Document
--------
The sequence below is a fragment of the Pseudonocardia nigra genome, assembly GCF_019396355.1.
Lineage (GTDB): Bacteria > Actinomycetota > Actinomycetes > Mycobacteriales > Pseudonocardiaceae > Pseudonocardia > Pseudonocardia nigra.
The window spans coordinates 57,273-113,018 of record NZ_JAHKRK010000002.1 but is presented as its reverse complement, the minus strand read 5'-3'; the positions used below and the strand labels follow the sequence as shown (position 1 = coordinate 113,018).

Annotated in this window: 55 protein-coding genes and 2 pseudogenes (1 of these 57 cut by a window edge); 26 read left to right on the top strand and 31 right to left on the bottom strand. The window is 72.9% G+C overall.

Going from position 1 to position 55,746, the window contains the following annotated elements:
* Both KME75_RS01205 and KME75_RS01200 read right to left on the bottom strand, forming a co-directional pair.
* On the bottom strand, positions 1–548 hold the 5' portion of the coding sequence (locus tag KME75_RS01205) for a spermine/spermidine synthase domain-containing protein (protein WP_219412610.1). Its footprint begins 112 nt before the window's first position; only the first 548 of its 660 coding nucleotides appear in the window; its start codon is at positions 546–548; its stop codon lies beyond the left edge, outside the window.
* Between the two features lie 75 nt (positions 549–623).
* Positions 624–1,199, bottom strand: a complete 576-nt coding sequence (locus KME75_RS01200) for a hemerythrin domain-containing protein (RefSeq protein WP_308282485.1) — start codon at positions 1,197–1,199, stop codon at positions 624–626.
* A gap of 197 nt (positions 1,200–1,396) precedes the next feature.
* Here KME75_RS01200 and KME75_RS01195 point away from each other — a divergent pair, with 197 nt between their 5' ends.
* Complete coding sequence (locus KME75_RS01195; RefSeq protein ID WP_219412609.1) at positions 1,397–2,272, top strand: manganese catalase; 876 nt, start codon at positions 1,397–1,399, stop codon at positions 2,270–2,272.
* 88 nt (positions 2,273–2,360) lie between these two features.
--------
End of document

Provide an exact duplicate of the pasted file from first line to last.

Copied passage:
The sequence below is a fragment of the Pseudonocardia nigra genome, assembly GCF_019396355.1.
Lineage (GTDB): Bacteria > Actinomycetota > Actinomycetes > Mycobacteriales > Pseudonocardiaceae > Pseudonocardia > Pseudonocardia nigra.
The window spans coordinates 57,273-113,018 of record NZ_JAHKRK010000002.1 but is presented as its reverse complement, the minus strand read 5'-3'; the positions used below and the strand labels follow the sequence as shown (position 1 = coordinate 113,018).

Annotated in this window: 55 protein-coding genes and 2 pseudogenes (1 of these 57 cut by a window edge); 26 read left to right on the top strand and 31 right to left on the bottom strand. The window is 72.9% G+C overall.

Going from position 1 to position 55,746, the window contains the following annotated elements:
* Both KME75_RS01205 and KME75_RS01200 read right to left on the bottom strand, forming a co-directional pair.
* On the bottom strand, positions 1–548 hold the 5' portion of the coding sequence (locus tag KME75_RS01205) for a spermine/spermidine synthase domain-containing protein (protein WP_219412610.1). Its footprint begins 112 nt before the window's first position; only the first 548 of its 660 coding nucleotides appear in the window; its start codon is at positions 546–548; its stop codon lies beyond the left edge, outside the window.
* Between the two features lie 75 nt (positions 549–623).
* Positions 624–1,199, bottom strand: a complete 576-nt coding sequence (locus KME75_RS01200) for a hemerythrin domain-containing protein (RefSeq protein WP_308282485.1) — start codon at positions 1,197–1,199, stop codon at positions 624–626.
* A gap of 197 nt (positions 1,200–1,396) precedes the next feature.
* Here KME75_RS01200 and KME75_RS01195 point away from each other — a divergent pair, with 197 nt between their 5' ends.
* Complete coding sequence (locus KME75_RS01195; RefSeq protein ID WP_219412609.1) at positions 1,397–2,272, top strand: manganese catalase; 876 nt, start codon at positions 1,397–1,399, stop codon at positions 2,270–2,272.
* 88 nt (positions 2,273–2,360) lie between these two features.